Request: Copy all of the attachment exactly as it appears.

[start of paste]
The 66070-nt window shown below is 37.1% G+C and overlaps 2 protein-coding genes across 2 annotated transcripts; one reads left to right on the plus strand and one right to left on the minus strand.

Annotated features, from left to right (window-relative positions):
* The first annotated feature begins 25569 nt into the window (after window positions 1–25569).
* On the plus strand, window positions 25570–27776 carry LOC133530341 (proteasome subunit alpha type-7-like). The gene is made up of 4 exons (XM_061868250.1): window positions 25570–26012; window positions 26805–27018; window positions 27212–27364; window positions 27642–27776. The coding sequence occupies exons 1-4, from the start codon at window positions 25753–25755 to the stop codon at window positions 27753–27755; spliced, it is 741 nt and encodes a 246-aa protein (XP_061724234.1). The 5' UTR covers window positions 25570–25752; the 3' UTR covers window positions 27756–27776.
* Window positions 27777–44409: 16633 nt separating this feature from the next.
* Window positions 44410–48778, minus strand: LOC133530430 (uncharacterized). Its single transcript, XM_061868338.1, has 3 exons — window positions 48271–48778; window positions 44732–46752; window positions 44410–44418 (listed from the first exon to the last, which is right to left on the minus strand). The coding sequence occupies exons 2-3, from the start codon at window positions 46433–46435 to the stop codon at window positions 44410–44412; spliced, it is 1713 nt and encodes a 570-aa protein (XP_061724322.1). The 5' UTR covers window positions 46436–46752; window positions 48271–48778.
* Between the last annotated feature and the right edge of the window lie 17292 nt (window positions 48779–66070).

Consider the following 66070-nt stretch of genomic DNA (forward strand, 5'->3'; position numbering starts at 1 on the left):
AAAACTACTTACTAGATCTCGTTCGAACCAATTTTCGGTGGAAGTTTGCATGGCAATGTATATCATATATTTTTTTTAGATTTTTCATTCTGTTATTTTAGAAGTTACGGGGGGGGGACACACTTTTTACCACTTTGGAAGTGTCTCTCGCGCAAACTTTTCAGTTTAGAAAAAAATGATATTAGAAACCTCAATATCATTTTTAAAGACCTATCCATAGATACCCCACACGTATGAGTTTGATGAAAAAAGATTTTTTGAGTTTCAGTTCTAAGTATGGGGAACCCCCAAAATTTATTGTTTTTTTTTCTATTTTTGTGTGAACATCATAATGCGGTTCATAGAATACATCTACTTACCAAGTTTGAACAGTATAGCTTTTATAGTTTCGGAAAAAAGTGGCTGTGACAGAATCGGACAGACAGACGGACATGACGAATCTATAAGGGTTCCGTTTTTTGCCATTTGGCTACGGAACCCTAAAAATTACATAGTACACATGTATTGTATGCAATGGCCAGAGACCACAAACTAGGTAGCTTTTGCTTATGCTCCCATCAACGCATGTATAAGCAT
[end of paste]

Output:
The 66070-nt window shown below is 37.1% G+C and overlaps 2 protein-coding genes across 2 annotated transcripts; one reads left to right on the plus strand and one right to left on the minus strand.

Annotated features, from left to right (window-relative positions):
* The first annotated feature begins 25569 nt into the window (after window positions 1–25569).
* On the plus strand, window positions 25570–27776 carry LOC133530341 (proteasome subunit alpha type-7-like). The gene is made up of 4 exons (XM_061868250.1): window positions 25570–26012; window positions 26805–27018; window positions 27212–27364; window positions 27642–27776. The coding sequence occupies exons 1-4, from the start codon at window positions 25753–25755 to the stop codon at window positions 27753–27755; spliced, it is 741 nt and encodes a 246-aa protein (XP_061724234.1). The 5' UTR covers window positions 25570–25752; the 3' UTR covers window positions 27756–27776.
* Window positions 27777–44409: 16633 nt separating this feature from the next.
* Window positions 44410–48778, minus strand: LOC133530430 (uncharacterized). Its single transcript, XM_061868338.1, has 3 exons — window positions 48271–48778; window positions 44732–46752; window positions 44410–44418 (listed from the first exon to the last, which is right to left on the minus strand). The coding sequence occupies exons 2-3, from the start codon at window positions 46433–46435 to the stop codon at window positions 44410–44412; spliced, it is 1713 nt and encodes a 570-aa protein (XP_061724322.1). The 5' UTR covers window positions 46436–46752; window positions 48271–48778.
* Between the last annotated feature and the right edge of the window lie 17292 nt (window positions 48779–66070).

Consider the following 66070-nt stretch of genomic DNA (forward strand, 5'->3'; position numbering starts at 1 on the left):
AAAACTACTTACTAGATCTCGTTCGAACCAATTTTCGGTGGAAGTTTGCATGGCAATGTATATCATATATTTTTTTTAGATTTTTCATTCTGTTATTTTAGAAGTTACGGGGGGGGGACACACTTTTTACCACTTTGGAAGTGTCTCTCGCGCAAACTTTTCAGTTTAGAAAAAAATGATATTAGAAACCTCAATATCATTTTTAAAGACCTATCCATAGATACCCCACACGTATGAGTTTGATGAAAAAAGATTTTTTGAGTTTCAGTTCTAAGTATGGGGAACCCCCAAAATTTATTGTTTTTTTTTCTATTTTTGTGTGAACATCATAATGCGGTTCATAGAATACATCTACTTACCAAGTTTGAACAGTATAGCTTTTATAGTTTCGGAAAAAAGTGGCTGTGACAGAATCGGACAGACAGACGGACATGACGAATCTATAAGGGTTCCGTTTTTTGCCATTTGGCTACGGAACCCTAAAAATTACATAGTACACATGTATTGTATGCAATGGCCAGAGACCACAAACTAGGTAGCTTTTGCTTATGCTCCCATCAACGCATGTATAAGCAT